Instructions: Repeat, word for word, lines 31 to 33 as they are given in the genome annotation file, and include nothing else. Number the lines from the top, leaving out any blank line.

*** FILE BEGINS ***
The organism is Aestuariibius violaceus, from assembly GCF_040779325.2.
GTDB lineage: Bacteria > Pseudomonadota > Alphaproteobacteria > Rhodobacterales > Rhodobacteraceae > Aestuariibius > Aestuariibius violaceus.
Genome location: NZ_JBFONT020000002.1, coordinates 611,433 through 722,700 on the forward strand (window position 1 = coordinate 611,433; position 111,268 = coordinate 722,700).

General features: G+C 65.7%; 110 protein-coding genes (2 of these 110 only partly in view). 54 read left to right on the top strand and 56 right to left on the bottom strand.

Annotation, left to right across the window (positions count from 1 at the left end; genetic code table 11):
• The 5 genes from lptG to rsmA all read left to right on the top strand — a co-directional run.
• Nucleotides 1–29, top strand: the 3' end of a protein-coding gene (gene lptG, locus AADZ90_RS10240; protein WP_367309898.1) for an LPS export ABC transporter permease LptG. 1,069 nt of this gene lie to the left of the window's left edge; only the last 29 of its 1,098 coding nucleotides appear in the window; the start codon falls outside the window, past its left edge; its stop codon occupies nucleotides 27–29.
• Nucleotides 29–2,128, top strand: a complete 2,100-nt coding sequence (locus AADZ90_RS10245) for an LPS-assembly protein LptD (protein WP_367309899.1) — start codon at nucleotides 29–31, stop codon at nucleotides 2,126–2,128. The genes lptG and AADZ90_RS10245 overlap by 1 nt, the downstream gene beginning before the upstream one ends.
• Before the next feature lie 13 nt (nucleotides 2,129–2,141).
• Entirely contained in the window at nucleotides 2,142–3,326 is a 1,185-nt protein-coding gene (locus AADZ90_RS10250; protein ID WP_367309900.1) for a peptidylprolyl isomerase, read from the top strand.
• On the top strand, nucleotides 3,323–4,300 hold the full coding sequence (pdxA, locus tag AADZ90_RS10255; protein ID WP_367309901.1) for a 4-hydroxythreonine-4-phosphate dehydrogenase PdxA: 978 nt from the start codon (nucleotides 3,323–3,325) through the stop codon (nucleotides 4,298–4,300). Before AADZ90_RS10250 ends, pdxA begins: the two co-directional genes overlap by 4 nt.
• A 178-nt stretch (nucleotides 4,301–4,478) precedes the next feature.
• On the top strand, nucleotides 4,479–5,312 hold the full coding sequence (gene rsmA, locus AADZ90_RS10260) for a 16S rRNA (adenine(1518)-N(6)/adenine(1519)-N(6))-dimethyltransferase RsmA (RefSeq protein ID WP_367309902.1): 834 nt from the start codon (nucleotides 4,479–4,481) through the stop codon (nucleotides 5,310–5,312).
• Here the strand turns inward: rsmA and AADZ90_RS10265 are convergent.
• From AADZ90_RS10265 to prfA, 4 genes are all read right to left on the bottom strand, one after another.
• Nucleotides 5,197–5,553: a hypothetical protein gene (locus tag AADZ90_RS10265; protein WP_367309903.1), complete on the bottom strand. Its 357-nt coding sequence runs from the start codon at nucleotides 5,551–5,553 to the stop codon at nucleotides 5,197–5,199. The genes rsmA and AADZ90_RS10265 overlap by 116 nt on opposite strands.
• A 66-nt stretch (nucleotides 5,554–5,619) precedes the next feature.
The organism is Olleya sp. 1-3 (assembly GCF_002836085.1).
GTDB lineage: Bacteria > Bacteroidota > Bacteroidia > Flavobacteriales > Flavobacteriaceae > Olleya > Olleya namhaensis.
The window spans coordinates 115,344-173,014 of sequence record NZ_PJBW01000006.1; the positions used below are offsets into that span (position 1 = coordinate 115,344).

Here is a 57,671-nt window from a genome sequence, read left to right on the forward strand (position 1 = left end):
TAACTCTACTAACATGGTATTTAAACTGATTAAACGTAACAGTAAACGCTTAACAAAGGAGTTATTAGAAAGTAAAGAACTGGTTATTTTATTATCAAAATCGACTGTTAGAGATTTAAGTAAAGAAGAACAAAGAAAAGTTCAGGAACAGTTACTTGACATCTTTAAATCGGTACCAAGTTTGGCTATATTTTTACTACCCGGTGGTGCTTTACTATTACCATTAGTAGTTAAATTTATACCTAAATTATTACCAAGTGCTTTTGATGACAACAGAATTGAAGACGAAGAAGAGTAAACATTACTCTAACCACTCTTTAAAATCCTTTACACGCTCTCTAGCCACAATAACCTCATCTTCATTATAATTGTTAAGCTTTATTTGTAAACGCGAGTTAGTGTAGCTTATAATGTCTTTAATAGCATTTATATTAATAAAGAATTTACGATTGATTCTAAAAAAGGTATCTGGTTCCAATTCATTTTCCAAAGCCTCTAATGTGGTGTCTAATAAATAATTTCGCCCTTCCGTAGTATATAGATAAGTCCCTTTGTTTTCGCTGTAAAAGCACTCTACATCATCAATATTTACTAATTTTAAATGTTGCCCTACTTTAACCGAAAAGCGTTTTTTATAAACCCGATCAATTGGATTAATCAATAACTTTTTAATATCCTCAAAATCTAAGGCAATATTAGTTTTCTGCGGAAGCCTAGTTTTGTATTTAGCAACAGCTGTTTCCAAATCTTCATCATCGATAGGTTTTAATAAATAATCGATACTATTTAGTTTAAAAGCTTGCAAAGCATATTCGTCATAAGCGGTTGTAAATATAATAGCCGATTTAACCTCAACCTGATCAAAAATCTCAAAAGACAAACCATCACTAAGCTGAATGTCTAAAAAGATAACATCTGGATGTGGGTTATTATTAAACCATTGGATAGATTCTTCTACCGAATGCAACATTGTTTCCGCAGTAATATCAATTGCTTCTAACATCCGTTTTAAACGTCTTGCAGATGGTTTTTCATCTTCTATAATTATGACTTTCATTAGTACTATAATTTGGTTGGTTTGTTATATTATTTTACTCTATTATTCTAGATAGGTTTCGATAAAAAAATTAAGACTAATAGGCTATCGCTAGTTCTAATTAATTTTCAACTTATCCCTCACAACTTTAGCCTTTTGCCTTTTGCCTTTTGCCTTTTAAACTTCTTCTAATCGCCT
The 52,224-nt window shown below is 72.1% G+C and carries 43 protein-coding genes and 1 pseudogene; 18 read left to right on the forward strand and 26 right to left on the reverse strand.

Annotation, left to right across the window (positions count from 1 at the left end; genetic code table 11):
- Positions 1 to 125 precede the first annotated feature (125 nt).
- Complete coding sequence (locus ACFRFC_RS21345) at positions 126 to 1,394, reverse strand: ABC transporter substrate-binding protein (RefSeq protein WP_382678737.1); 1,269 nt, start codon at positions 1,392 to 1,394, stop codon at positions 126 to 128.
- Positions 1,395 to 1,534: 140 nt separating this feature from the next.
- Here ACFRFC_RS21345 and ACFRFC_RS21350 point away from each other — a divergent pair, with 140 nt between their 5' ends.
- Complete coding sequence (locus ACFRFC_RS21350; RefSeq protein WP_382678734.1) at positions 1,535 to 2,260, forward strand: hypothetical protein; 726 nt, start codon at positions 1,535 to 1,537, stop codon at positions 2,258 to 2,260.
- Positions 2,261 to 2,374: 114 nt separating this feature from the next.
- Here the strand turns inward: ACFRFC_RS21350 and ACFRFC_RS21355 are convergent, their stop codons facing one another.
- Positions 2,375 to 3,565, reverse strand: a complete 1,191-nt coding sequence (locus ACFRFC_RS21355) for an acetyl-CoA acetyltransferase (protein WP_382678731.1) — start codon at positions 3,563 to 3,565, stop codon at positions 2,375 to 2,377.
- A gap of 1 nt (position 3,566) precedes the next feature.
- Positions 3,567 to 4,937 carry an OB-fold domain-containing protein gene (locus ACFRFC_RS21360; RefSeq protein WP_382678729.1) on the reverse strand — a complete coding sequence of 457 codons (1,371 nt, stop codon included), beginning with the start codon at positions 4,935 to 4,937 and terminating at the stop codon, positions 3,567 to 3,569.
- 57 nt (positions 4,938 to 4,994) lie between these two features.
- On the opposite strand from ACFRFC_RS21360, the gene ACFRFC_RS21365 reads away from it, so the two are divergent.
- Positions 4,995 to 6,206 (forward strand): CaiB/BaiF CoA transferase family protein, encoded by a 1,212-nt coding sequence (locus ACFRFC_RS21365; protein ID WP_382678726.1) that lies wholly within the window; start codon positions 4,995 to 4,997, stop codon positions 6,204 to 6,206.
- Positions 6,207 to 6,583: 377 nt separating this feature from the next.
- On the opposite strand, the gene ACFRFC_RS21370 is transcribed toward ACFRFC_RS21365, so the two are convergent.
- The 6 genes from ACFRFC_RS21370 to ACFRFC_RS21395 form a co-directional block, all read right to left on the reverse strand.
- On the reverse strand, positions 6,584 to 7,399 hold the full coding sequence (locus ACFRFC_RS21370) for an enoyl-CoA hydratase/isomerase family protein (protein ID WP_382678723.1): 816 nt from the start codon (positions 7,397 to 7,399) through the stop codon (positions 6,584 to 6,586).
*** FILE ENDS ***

- Here the strand turns inward: ACFRFC_RS21350 and ACFRFC_RS21355 are convergent, their stop codons facing one another.
- Positions 2,375 to 3,565, reverse strand: a complete 1,191-nt coding sequence (locus ACFRFC_RS21355) for an acetyl-CoA acetyltransferase (protein WP_382678731.1) — start codon at positions 3,563 to 3,565, stop codon at positions 2,375 to 2,377.
- A gap of 1 nt (position 3,566) precedes the next feature.